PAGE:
This article was originally published in Start Up
In 1997, reconstructive surgeon Peter Johnson, MD, the founder and president of the Pittsburgh Tissue Engineering Initiative, saw an opportunity in TissueInformatics Inc. to support the tissue engineering industry with informatics tools that enabled the analysis and digital cataloguing of tissue images and data. But it appears that the usefulness of TissueInformatics' platform extends beyond tissue engineering--the company has come along at just the right time to also serve a growing need for digital tissue analysis tools by biorepositories as well as by pharmaceutical companies using tissue samples to validate genomics discovery efforts.
You may also be interested in...
Despite the in silico research ideals of many genomicists, no one has yet found a way around the basic requirement for using human tissue in gene expression studies-a broad array of it, well characterized, from healthy and diseased patients, and from world populations at large. That's why start-ups, drug discovery firms and others are creating a new resource: biorepositories--banks of tissue samples and data to serve the diagnostic, pharmaceutical and tissue engineering industries. As providers of services and products to research-based companies, these companies believe they are operating in a market that ranges from $500 million to $5 billion.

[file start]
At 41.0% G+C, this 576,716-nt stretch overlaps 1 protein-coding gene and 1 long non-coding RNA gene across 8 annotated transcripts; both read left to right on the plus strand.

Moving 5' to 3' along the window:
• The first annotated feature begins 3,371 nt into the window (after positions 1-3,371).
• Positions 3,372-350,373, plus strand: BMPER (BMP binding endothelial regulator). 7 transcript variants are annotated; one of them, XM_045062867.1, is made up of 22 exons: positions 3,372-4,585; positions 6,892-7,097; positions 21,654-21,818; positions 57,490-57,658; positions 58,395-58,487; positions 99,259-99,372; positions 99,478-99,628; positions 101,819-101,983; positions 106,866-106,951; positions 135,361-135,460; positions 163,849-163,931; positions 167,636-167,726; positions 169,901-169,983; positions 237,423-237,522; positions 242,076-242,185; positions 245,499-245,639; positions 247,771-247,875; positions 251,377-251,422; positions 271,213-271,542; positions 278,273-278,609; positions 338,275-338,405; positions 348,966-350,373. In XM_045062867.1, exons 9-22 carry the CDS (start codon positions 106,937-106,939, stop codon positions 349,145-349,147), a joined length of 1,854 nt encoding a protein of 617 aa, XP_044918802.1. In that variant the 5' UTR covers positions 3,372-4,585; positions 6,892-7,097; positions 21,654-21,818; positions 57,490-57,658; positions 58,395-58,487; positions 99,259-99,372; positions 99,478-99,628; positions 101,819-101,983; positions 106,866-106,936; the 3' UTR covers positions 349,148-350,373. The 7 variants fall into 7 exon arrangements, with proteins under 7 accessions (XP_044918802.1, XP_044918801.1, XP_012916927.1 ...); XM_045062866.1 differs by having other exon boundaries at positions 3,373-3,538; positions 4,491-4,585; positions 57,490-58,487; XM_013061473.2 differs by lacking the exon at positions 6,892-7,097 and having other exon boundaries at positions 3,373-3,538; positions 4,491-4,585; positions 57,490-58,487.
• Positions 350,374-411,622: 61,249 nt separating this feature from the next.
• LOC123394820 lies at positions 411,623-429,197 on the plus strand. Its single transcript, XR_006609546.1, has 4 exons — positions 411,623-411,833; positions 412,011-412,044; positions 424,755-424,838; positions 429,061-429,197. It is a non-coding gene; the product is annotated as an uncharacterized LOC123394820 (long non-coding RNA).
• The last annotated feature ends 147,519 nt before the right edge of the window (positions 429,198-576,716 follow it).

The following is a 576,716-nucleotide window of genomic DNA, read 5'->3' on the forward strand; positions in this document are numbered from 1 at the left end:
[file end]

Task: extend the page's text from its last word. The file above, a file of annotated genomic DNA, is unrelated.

Wound Solutions Ltd. looks to the paradigm of patient self-care in diabetes to address the gaps in chronic wound care, where the feedback provided by blood glucose monitoring encourages changes in behavior. A small device that is placed under a compression bandage helps patients with venous leg ulcers comply with the steps they should be taking to support wound healing, in the process, collecting data that helps clinicians make informed therapy decisions.
The treatment of chronic wounds is challenging, not only because of the underlying biology, but also because of more practical considerations: fragmentation in the care settings, the logistics of delivering products to patients, and the costs of chronic care. Next generation advanced wound care companies are engineering solutions to these problems.